“I’ve talked to a lot of Senators on both sides of the aisle ... I think most of us want the same thing: We want to restore the Senate to a place where bills comes to the floor with some sort of bipartisan cooperation and then almost any Senator gets almost any amendment. That’s where we’d like to get,” he said.
Even as Alexander said that most Republicans think the Senate should focus on changing their behavior and leave the rules alone, he indicated a bipartisan agreement could be reached on a proposal to eliminate secret holds and another proposal that would make it easier for presidents to have their executive nominations confirmed.
But Alexander was confident the filibuster would remain largely intact once the dust cleared.
“I think cooler heads are likely to take a look at this and say the Senate is too valuable an institution to tamper with it in this way,” he said. “That’s what happened every other time it’s come up.”
He also warned, “I’d rather not speculate about the consequences, but they would be very dramatic. That’s why the Democrats called a similar effort by Republicans in 2005 the ‘nuclear option.’”
Currently, 60 votes are needed to beat back an attempted filibuster, which is achieved by filing a motion to invoke cloture, or limit debate. A failure to get 60 votes has come to represent a sustained filibuster, rather than the image of a lone Senator refusing to yield the floor until the bill is dropped.
Despite months of talking behind the scenes about what they say is the GOP’s misuse of the filibuster, junior Democrats from the 2006 and 2008 classes have yet to come up with a set of rules changes that has the votes to pass. Senate Democratic leaders have been loath to step in as arbiters, even as they have vowed to push any consensus proposal that crops up from the lower ranks.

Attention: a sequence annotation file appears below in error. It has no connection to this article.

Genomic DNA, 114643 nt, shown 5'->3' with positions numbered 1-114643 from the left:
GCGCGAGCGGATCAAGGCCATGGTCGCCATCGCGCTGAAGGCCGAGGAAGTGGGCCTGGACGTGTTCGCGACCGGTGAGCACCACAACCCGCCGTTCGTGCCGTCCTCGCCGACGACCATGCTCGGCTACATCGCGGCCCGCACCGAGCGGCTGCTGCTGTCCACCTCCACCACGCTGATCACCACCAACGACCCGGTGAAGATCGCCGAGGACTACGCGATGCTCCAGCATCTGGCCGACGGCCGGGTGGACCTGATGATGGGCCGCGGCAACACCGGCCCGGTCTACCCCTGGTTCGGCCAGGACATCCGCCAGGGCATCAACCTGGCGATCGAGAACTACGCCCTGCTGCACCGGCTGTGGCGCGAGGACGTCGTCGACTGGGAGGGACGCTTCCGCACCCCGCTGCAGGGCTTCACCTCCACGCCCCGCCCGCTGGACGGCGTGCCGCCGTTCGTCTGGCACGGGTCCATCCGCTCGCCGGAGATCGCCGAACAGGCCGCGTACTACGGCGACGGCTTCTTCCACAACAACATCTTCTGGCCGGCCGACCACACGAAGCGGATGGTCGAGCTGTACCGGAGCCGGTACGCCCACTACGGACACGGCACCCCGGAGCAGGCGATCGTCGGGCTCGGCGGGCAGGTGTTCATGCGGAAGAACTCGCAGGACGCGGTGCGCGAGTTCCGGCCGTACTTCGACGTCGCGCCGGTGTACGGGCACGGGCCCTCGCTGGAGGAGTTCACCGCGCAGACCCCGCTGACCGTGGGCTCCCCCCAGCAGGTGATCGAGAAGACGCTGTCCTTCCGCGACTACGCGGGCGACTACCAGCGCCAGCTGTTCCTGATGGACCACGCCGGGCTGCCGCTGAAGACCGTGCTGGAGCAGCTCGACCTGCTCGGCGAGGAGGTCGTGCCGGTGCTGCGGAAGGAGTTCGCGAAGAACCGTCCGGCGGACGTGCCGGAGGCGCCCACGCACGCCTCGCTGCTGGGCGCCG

Still, Sen. Tom Udall (D-N.M.) and others plan to take to the Senate floor today to introduce resolutions that would restrict the minority’s right to filibuster and place secret holds on bills.
Sen. Jeff Merkley (D-Ore.) said Tuesday that the effort is intended to “launch debate” and that “people will put various ideas out” for discussion over the next few weeks, with the intent of voting on a proposal or two when the chamber reconvenes Jan. 24.
Udall’s proposal, which had not been translated into legislative language as of press time, would include four basic tenets, according to his spokeswoman: eliminating filibusters on motions to proceed, or to bring bills up for debate; ensuring that the minority always has the right to offer at least three amendments to any bill; requiring objectors to be present on the floor to register their objections; and eliminating secret holds, which allow Senators to anonymously hold up nominations and bills. The proposal may also shorten debate time once cloture has been invoked on a nomination.
Merkley has also suggested guaranteeing amendments and forcing people to hold the floor while objecting to a bill or nomination.
Vice President Joe Biden waits to conduct a mock swearing-in ceremony with Sen. Brian Schatz, D-Hawaii, in the Capitol's Old Senate Chamber, December 2, 2014. Schatz was sworn in to serve the remainder of his term since he was appointed to the seat after Sen. Daniel Inouye, D-Hawaii, passed away.